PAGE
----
[an-uh-teys, -teyz]
noun Mineralogy.
a naturally occurring crystalline form of titanium dioxide, TiO 2 .
Also called octahedrite.

1835–45; < French < Greek anátasis, equivalent to ana- ana- + ta- (variant stem of teínein to stretch) + -sis -sis Unabridged
Based on the Random House Dictionary, © Random House, Inc. 2014.
Cite This Source Link To anatase
World English Dictionary
anatase (ˈænəˌteɪz)
Also called: octahedrite a rare blue or black mineral that consists of titanium oxide in tetragonal crystalline form and occurs in veins in igneous rocks. Formula: TiO2
[C19: from French, from Greek anatasis an extending (referring to the length of the crystals), from anateinein to stretch out]

Collins English Dictionary - Complete & Unabridged 10th Edition
2009 © William Collins Sons & Co. Ltd. 1979, 1986 © HarperCollins
Publishers 1998, 2000, 2003, 2005, 2006, 2007, 2009
Cite This Source
Encyclopedia Britannica


one of three minerals composed of titanium dioxide (TiO2), the other two being rutile and brookite. It is found as hard, brilliant crystals of tetragonal symmetry and various colours in veins in igneous and metamorphic rocks and commonly in placer deposits of detritus. Notable vein deposits exist in many regions of the Alps; placer deposits are common in Minas Gerais and Bahia, Braz. Much anatase is formed by weathering of titanite, and it is itself altered to rutile; rutile paramorphs (replacements having the same outward shape) after anatase are common in the detrital deposits of Brazil and the Sanarka region of the Urals. For detailed physical properties, see oxide mineral (table)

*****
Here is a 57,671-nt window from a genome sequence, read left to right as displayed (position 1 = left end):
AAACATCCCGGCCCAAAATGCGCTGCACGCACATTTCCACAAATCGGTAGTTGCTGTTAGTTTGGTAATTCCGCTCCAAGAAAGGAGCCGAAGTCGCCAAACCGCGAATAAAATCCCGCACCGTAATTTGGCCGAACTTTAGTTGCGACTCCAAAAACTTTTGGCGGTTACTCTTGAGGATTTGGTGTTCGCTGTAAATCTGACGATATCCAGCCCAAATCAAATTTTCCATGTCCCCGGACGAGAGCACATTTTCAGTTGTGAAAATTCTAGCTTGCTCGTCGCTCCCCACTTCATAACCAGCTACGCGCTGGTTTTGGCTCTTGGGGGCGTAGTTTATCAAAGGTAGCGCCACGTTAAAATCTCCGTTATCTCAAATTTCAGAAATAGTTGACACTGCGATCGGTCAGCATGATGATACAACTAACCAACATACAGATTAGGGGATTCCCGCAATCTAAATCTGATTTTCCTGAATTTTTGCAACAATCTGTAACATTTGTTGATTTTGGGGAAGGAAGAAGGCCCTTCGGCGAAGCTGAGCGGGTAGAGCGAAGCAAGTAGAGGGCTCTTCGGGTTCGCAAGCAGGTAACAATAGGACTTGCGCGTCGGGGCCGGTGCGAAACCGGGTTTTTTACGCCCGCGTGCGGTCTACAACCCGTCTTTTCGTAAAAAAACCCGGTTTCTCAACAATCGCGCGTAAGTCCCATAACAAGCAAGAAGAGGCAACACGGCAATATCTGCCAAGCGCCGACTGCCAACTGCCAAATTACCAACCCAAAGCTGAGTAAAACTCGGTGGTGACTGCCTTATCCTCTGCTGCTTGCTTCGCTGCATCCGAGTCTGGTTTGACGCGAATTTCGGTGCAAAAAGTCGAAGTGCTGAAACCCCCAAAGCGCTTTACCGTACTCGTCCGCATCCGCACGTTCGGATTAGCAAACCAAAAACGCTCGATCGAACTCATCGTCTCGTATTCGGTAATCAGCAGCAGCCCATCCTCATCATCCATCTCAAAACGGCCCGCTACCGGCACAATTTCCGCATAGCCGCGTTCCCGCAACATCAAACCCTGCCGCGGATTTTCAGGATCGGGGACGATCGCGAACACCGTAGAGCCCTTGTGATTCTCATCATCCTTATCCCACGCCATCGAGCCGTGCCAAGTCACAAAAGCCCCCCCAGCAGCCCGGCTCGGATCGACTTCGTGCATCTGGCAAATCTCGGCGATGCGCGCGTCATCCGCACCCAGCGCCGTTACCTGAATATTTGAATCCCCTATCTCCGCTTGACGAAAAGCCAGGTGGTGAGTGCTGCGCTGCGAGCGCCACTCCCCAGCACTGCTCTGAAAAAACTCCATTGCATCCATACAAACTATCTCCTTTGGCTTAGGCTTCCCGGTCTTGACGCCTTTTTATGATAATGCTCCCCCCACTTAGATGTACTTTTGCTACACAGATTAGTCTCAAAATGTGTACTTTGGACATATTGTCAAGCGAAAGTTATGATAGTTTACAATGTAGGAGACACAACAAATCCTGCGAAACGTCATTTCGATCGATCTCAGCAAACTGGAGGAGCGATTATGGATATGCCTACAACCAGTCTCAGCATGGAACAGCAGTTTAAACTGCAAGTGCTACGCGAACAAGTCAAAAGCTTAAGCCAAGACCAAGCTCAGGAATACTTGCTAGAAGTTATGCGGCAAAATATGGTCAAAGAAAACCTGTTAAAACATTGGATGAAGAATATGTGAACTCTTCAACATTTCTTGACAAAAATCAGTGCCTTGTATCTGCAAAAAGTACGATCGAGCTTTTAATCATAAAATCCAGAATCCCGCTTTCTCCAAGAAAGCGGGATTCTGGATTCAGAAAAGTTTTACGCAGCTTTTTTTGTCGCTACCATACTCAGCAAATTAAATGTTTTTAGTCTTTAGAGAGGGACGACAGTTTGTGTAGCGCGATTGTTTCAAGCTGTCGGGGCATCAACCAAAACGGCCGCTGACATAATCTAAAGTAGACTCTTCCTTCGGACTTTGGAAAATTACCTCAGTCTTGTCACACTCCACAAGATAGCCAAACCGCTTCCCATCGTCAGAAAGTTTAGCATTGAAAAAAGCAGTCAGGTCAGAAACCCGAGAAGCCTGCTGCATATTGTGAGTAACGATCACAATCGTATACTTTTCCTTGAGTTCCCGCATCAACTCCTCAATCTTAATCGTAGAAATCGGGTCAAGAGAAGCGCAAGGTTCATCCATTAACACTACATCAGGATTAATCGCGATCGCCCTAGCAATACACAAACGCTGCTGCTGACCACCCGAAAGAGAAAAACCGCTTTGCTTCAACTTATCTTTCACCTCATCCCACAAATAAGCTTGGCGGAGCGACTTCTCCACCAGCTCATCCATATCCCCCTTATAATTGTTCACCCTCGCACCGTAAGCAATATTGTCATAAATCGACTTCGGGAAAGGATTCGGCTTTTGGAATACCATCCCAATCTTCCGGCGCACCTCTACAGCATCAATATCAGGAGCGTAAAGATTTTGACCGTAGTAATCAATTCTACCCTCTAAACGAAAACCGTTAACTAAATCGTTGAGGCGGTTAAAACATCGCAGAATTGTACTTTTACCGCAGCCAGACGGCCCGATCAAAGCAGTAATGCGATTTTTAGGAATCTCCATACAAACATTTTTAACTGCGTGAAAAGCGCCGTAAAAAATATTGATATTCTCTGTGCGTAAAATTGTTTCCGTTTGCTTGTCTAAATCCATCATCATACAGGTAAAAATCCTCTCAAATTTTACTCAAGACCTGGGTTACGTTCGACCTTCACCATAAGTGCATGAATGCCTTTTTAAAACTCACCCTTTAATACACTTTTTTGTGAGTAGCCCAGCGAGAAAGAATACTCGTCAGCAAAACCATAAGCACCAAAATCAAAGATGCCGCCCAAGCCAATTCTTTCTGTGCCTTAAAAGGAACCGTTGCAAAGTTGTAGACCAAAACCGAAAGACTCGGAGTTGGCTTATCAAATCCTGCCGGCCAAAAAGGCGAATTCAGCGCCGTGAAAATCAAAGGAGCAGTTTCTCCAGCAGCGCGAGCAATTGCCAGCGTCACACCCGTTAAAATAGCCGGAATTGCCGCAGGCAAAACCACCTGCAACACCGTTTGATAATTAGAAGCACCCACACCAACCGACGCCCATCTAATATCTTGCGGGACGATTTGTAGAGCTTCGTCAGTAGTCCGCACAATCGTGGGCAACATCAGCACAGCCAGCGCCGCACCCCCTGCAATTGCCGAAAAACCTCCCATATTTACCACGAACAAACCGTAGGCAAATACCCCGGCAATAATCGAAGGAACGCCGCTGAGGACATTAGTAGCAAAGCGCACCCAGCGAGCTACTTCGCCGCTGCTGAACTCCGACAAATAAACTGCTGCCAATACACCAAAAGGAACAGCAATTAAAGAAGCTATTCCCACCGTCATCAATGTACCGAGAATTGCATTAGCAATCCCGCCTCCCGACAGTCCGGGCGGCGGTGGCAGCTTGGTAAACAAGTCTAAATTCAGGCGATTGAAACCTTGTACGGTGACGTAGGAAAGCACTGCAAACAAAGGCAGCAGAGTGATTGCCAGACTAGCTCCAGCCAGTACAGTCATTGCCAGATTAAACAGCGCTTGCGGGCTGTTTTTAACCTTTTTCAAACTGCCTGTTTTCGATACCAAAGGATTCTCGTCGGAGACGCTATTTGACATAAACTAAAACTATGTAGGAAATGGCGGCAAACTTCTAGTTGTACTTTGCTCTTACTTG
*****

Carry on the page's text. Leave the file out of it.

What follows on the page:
Learn more about anatase with a free trial on

Encyclopedia Britannica, 2008. Encyclopedia Britannica Online.
Cite This Source
Example sentences
Pure anatase films consisted of epitaxial anatase surface particles on a continuous anatase film.
Anatase-grade pigment is often used in the paper industry because it is less abrasive to papermaking machinery.
Related Words
Copyright © 2014, LLC. All rights reserved.
  • Please Login or Sign Up to use the Recent Searches feature